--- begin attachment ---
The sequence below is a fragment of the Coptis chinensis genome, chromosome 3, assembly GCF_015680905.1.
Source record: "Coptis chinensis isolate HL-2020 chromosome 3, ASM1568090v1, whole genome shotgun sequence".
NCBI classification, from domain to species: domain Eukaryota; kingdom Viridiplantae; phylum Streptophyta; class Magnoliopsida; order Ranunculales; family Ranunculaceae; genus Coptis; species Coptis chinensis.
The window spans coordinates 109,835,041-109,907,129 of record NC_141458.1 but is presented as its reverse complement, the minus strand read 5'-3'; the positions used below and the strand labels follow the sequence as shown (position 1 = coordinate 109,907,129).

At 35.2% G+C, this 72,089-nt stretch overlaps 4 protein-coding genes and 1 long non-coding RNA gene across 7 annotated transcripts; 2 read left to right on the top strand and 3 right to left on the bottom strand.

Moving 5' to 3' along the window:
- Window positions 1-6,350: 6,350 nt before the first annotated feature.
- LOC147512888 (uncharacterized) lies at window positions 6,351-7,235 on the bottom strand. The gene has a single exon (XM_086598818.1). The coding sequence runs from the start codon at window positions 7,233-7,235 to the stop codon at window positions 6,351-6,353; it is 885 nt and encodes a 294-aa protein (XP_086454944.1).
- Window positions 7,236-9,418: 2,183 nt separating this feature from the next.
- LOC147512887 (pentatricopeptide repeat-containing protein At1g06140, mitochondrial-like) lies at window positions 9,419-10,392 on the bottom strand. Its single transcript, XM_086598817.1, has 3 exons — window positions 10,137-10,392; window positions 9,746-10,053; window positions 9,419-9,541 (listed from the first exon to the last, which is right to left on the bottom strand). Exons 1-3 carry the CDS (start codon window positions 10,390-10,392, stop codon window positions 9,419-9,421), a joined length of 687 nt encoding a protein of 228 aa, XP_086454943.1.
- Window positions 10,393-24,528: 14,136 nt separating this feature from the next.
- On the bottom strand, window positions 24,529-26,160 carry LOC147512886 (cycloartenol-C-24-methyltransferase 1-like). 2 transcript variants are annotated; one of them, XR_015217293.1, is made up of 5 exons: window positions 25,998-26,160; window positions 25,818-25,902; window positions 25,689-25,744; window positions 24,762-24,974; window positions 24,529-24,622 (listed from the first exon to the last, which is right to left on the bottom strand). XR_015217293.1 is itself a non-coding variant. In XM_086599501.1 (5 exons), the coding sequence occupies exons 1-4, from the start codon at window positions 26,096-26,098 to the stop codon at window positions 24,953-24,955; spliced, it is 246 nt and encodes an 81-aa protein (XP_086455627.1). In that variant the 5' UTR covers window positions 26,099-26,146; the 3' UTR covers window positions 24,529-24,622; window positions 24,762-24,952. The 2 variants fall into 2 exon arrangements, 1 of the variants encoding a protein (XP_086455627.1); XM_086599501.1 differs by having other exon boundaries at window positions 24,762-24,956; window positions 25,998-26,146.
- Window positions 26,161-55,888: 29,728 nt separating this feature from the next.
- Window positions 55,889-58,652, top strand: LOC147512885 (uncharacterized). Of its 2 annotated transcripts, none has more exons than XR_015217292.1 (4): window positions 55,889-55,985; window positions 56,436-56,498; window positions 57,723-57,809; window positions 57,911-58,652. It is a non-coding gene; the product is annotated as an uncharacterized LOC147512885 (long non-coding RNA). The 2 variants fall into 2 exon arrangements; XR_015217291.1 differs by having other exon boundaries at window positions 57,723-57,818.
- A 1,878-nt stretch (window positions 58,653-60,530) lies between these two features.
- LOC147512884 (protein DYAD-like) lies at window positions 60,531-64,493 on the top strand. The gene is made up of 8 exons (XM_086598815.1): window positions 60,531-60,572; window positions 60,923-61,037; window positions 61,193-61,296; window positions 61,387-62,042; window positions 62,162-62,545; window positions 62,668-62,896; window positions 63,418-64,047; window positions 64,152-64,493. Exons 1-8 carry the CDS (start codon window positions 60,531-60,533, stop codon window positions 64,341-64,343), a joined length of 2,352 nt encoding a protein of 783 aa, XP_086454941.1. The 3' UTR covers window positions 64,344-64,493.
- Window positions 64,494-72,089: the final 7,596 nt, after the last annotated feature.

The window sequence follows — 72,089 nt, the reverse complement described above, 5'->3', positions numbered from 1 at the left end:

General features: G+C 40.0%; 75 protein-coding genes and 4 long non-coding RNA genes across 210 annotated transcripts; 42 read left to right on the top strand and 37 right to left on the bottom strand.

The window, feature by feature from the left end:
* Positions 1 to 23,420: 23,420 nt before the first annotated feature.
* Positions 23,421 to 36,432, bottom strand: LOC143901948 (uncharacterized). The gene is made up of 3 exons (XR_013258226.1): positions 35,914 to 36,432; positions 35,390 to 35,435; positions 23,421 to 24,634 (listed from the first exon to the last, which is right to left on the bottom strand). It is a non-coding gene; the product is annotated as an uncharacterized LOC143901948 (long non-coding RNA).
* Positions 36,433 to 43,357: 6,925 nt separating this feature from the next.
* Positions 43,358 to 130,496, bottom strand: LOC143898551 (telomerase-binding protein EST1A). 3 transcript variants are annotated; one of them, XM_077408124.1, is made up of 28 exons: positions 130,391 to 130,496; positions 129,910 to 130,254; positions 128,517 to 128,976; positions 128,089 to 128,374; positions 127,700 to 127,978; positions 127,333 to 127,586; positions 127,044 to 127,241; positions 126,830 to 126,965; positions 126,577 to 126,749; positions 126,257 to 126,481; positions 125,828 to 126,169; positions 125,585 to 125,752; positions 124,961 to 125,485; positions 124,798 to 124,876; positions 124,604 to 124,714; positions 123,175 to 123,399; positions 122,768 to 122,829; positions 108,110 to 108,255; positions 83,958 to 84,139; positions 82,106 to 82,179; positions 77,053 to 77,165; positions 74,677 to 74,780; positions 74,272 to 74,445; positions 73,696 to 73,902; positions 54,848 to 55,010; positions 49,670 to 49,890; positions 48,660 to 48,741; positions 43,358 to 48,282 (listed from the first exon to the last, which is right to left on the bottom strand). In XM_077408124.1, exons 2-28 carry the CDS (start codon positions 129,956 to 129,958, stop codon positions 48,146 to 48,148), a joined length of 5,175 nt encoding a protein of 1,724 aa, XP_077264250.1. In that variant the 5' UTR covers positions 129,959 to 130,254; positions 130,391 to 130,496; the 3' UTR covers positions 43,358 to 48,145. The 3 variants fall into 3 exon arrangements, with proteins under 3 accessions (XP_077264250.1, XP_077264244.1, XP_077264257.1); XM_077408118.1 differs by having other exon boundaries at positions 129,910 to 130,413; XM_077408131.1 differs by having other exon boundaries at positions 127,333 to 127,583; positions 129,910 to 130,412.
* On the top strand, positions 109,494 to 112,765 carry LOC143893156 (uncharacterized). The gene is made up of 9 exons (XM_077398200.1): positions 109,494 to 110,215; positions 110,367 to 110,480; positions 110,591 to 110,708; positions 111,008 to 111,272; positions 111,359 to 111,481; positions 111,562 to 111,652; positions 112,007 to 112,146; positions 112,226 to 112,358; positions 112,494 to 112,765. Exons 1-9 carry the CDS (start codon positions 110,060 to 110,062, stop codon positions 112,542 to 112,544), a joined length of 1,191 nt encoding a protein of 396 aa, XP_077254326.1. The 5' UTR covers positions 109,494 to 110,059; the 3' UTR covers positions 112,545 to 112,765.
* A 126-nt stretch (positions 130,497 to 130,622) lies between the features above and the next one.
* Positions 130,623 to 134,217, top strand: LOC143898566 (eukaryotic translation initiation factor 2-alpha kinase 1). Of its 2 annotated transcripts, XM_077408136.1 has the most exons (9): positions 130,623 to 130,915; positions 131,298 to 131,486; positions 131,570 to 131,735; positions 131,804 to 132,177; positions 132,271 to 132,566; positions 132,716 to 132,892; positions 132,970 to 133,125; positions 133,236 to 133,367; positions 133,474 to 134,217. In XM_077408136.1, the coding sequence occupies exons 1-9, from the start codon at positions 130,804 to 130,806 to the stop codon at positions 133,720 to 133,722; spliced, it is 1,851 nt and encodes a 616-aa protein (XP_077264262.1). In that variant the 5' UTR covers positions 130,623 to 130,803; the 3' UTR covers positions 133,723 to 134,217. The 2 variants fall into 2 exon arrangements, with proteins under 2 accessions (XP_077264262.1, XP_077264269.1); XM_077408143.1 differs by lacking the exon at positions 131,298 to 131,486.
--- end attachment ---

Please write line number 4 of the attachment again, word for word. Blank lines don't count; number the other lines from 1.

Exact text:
The window spans coordinates 109,835,041-109,907,129 of record NC_141458.1 but is presented as its reverse complement, the minus strand read 5'-3'; the positions used below and the strand labels follow the sequence as shown (position 1 = coordinate 109,907,129).